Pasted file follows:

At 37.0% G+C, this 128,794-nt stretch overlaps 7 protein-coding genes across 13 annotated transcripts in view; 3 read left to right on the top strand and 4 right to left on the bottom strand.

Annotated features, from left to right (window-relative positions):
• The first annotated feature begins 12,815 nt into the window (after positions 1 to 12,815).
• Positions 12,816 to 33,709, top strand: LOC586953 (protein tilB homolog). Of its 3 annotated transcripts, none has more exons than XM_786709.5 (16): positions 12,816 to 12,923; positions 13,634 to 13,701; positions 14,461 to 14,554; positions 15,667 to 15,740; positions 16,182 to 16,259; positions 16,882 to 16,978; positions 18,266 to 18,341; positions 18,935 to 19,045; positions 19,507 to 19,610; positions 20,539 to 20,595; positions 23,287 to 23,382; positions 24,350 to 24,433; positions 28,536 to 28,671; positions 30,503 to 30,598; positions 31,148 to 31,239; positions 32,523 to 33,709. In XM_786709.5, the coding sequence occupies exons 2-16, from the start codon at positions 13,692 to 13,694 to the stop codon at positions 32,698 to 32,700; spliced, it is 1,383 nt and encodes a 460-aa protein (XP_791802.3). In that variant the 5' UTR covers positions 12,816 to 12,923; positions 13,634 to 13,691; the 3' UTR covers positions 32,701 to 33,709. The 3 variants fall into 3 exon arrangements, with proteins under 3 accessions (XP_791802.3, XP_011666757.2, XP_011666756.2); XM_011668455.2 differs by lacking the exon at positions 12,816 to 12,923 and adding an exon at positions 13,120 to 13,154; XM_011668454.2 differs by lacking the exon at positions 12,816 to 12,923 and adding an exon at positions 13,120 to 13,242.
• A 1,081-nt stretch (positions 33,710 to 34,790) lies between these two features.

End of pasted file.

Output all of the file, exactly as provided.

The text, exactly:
At 37.0% G+C, this 128,794-nt stretch overlaps 7 protein-coding genes across 13 annotated transcripts in view; 3 read left to right on the top strand and 4 right to left on the bottom strand.

Annotated features, from left to right (window-relative positions):
• The first annotated feature begins 12,815 nt into the window (after positions 1 to 12,815).
• Positions 12,816 to 33,709, top strand: LOC586953 (protein tilB homolog). Of its 3 annotated transcripts, none has more exons than XM_786709.5 (16): positions 12,816 to 12,923; positions 13,634 to 13,701; positions 14,461 to 14,554; positions 15,667 to 15,740; positions 16,182 to 16,259; positions 16,882 to 16,978; positions 18,266 to 18,341; positions 18,935 to 19,045; positions 19,507 to 19,610; positions 20,539 to 20,595; positions 23,287 to 23,382; positions 24,350 to 24,433; positions 28,536 to 28,671; positions 30,503 to 30,598; positions 31,148 to 31,239; positions 32,523 to 33,709. In XM_786709.5, the coding sequence occupies exons 2-16, from the start codon at positions 13,692 to 13,694 to the stop codon at positions 32,698 to 32,700; spliced, it is 1,383 nt and encodes a 460-aa protein (XP_791802.3). In that variant the 5' UTR covers positions 12,816 to 12,923; positions 13,634 to 13,691; the 3' UTR covers positions 32,701 to 33,709. The 3 variants fall into 3 exon arrangements, with proteins under 3 accessions (XP_791802.3, XP_011666757.2, XP_011666756.2); XM_011668455.2 differs by lacking the exon at positions 12,816 to 12,923 and adding an exon at positions 13,120 to 13,154; XM_011668454.2 differs by lacking the exon at positions 12,816 to 12,923 and adding an exon at positions 13,120 to 13,242.
• A 1,081-nt stretch (positions 33,710 to 34,790) lies between these two features.